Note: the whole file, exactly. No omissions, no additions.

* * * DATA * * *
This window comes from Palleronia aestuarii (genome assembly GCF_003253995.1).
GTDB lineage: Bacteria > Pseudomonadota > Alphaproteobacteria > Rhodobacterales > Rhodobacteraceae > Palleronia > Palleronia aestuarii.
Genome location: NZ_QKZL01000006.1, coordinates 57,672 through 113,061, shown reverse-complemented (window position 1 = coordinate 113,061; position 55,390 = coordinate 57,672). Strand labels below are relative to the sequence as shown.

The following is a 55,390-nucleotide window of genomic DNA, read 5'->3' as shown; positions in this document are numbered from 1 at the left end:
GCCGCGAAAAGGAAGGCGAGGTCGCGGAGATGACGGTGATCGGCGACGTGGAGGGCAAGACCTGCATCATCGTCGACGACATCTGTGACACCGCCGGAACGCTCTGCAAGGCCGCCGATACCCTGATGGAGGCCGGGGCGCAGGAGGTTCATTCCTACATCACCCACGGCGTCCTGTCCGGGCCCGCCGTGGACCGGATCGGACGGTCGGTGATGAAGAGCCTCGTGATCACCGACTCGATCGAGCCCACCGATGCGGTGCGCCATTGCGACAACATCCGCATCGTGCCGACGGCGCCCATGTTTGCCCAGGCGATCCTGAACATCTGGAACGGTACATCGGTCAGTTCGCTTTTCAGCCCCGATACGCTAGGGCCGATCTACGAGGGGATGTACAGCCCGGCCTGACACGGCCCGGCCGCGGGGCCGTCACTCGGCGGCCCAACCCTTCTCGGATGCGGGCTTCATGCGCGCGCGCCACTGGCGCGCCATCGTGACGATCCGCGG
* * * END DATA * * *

This window comes from Palleronia aestuarii (genome assembly GCF_003253995.1).
GTDB lineage: Bacteria > Pseudomonadota > Alphaproteobacteria > Rhodobacterales > Rhodobacteraceae > Palleronia > Palleronia aestuarii.
Genome location: NZ_QKZL01000006.1, coordinates 57,672 through 113,061, shown reverse-complemented (window position 1 = coordinate 113,061; position 55,390 = coordinate 57,672). Strand labels below are relative to the sequence as shown.

The following is a 55,390-nucleotide window of genomic DNA, read 5'->3' as shown; positions in this document are numbered from 1 at the left end:
GCCGCGAAAAGGAAGGCGAGGTCGCGGAGATGACGGTGATCGGCGACGTGGAGGGCAAGACCTGCATCATCGTCGACGACATCTGTGACACCGCCGGAACGCTCTGCAAGGCCGCCGATACCCTGATGGAGGCCGGGGCGCAGGAGGTTCATTCCTACATCACCCACGGCGTCCTGTCCGGGCCCGCCGTGGACCGGATCGGACGGTCGGTGATGAAGAGCCTCGTGATCACCGACTCGATCGAGCCCACCGATGCGGTGCGCCATTGCGACAACATCCGCATCGTGCCGACGGCGCCCATGTTTGCCCAGGCGATCCTGAACATCTGGAACGGTACATCGGTCAGTTCGCTTTTCAGCCCCGATACGCTAGGGCCGATCTACGAGGGGATGTACAGCCCGGCCTGACACGGCCCGGCCGCGGGGCCGTCACTCGGCGGCCCAACCCTTCTCGGATGCGGGCTTCATGCGCGCGCGCCACTGGCGCGCCATCGTGACGATCCGCGG